Have you been wondering where the Dodgers' recent 42-8 run ranks in major-league history?
C'mon, you know you have been. Fortunately, Jason Lukehart's done all the work and has this handy-dandy list:
1) 45-5 (1906 Cubs)
2) 43-7 (1912 Giants)
3) 42-8 (1941 Yankees, 1942 Cardinals, 2013 Dodgers)
6) 41-9 (1909 Pirates, 1913 Giants, 1914 Athletics, 1931 Athletics, 1938 Yankees, 1939 Yankees, 1944 Cardinals, 1946 Red Sox, 1953 Dodgers, 1975 Reds, 1998 Yankees)
17) 40-10 (1902 Pirates, 1907 Cubs, 1910 Cubs, 1928 Yankees, 1929 Athletics, 1947 Yankees, 1951 Indians, 1953 Yankees, 1954 Giants, 1954 Indians, 1977 Royals, 1977 Yankees, 2001 Athletics, 2001 Mariners, 2005 Athletics)
As you might expect, these are all fantastic teams. Just eyeballing them, I'm seeing just one club that did not qualify for the postseason: the 1951 Indians, who wound up 93-61 for the season, five games behind the pennant-winning Yankees. You might notice the Indians won 40 of 50 in 1954, too, which means they're one of the very few clubs with two 40-10 (or better) runs within a five-season stretch.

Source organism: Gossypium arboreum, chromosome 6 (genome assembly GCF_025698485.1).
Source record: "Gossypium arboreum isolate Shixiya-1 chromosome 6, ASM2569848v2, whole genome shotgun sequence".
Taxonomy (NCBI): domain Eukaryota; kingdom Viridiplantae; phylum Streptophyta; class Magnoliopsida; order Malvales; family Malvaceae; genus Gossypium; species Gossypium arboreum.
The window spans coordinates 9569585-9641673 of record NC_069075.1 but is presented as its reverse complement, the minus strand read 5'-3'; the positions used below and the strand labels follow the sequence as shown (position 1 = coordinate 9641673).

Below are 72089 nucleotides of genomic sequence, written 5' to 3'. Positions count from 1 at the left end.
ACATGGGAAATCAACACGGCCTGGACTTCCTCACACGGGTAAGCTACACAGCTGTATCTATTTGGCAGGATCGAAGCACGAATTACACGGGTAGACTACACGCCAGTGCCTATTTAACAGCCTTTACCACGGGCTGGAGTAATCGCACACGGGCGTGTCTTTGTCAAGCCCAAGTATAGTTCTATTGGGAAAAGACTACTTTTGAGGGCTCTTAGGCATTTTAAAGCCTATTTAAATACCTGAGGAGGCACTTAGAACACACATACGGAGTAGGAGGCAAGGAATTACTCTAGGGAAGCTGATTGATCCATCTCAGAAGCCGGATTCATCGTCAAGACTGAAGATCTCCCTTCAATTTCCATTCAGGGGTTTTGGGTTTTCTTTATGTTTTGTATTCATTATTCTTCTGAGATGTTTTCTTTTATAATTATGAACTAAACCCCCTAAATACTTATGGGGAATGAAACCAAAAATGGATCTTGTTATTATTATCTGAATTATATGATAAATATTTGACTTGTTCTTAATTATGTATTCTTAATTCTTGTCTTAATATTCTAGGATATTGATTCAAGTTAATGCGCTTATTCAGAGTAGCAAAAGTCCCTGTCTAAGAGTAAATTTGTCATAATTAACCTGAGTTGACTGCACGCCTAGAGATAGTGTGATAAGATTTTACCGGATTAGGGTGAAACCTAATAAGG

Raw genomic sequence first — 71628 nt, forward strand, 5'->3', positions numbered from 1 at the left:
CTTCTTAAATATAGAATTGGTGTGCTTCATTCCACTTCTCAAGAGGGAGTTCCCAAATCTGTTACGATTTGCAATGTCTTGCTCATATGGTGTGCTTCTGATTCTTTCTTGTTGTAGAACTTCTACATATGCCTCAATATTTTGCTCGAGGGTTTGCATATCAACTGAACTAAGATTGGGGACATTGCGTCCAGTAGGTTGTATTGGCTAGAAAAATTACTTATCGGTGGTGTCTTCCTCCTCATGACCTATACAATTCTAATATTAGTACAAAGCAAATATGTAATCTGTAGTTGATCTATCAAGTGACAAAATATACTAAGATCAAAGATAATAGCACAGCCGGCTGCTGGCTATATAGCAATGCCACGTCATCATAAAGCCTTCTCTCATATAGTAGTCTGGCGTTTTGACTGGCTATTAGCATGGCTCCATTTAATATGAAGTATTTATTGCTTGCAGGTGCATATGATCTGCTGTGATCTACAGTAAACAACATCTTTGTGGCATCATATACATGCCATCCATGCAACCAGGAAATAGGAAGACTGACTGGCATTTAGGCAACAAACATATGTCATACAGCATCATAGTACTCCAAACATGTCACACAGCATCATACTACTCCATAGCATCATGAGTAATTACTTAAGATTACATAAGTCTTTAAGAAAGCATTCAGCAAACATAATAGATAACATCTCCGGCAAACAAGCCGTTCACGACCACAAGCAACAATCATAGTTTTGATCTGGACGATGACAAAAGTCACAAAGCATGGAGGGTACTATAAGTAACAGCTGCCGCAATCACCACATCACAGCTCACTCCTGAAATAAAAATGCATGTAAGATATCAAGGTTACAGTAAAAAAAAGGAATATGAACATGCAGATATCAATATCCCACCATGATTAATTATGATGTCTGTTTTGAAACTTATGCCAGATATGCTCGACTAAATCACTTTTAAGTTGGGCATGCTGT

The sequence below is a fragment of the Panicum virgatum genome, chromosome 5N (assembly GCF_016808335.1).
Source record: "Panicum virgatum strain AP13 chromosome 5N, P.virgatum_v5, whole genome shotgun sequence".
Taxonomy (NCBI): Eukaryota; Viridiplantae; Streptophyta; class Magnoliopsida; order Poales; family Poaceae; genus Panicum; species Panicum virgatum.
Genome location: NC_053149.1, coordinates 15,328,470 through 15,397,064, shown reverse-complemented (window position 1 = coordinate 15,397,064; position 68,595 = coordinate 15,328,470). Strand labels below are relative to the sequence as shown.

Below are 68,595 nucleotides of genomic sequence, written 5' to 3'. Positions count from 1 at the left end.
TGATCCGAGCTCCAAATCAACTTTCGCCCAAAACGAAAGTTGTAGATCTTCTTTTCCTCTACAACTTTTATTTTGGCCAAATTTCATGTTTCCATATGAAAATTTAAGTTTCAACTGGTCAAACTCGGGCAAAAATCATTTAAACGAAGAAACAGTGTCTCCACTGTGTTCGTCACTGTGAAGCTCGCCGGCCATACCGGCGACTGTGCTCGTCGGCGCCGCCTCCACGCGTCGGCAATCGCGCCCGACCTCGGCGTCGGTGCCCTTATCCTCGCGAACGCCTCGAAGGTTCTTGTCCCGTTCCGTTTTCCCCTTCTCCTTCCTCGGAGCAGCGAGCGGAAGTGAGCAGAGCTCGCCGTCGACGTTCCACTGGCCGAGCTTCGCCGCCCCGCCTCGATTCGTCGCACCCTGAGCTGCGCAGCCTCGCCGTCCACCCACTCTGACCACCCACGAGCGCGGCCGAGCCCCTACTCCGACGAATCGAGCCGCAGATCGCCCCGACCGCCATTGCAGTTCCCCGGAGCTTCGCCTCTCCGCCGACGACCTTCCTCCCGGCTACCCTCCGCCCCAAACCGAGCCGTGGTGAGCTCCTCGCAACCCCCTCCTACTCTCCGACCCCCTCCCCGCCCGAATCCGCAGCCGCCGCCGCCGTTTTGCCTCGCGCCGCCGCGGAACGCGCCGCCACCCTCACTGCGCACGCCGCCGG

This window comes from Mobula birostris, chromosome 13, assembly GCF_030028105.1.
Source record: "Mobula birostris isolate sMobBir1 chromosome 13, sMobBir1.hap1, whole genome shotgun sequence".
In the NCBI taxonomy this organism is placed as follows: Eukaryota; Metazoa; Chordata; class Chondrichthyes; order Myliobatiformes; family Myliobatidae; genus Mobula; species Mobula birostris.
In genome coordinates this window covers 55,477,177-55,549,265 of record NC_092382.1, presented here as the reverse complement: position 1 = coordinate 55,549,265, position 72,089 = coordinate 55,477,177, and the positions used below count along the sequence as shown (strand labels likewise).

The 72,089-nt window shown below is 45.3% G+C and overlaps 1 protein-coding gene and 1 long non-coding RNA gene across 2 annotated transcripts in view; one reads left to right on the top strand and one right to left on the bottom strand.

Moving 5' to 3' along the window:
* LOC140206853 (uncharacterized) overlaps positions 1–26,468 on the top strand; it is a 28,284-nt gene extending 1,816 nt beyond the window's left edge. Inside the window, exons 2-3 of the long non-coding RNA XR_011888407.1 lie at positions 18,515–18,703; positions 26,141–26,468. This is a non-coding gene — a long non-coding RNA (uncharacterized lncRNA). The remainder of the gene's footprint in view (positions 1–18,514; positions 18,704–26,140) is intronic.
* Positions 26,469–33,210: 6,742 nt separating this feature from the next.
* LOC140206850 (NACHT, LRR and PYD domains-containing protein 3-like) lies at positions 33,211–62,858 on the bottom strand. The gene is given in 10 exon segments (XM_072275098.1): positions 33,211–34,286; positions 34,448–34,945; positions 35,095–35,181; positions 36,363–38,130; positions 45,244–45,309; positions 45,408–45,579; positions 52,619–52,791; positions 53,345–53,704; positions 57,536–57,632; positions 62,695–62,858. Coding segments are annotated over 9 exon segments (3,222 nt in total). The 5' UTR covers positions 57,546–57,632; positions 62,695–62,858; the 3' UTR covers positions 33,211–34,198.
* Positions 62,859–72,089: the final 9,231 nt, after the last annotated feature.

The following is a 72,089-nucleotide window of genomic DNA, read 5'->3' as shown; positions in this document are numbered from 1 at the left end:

Which is a good reminder that the Indians in that era, despite winning just one pennant, were consistently excellent. Their winning percentages from 1948 through 1956:
.626 (won World Series)
.721 (lost World Series)
Just imagine being an Indians fan during that stretch of mostly second-place seasons, the brass ring seemingly so close. And of course when the Indians did actually ace out the Yankees in 1954, they were swept in the World Series by another New York team. And people wonder why midwesterners can be resentful ...
Oh, now I've read the whole article, and the 2005 Athletics also missed the postseason. As did the 1902 Pirates, for the simple reason that the postseason didn't exist that year.
It's been pointed out many times already that no team has gone 42-8 since World War II, but I think it's more meaningful to point out that only 14 teams have won at least 40 of 50 games since World War II. No, that's not as impressive. But yes, it does give us a better idea about the rarity of the Dodgers' fundamental performance during this recent stretch. Of course they've been incredible. But they belong in a group with the 2005 A's almost exactly as much as they belong in a group with the 1942 Cardinals.
More from Baseball Nation:
• Has Rawlings finally fixed the Gold Gloves?
• When Ryan Dempster did the impossible: He made us cheer for Alex Rodriguez!
• Grant Brisbee’s Weekend Recap
• When "reason" led a sabermetrician to suicide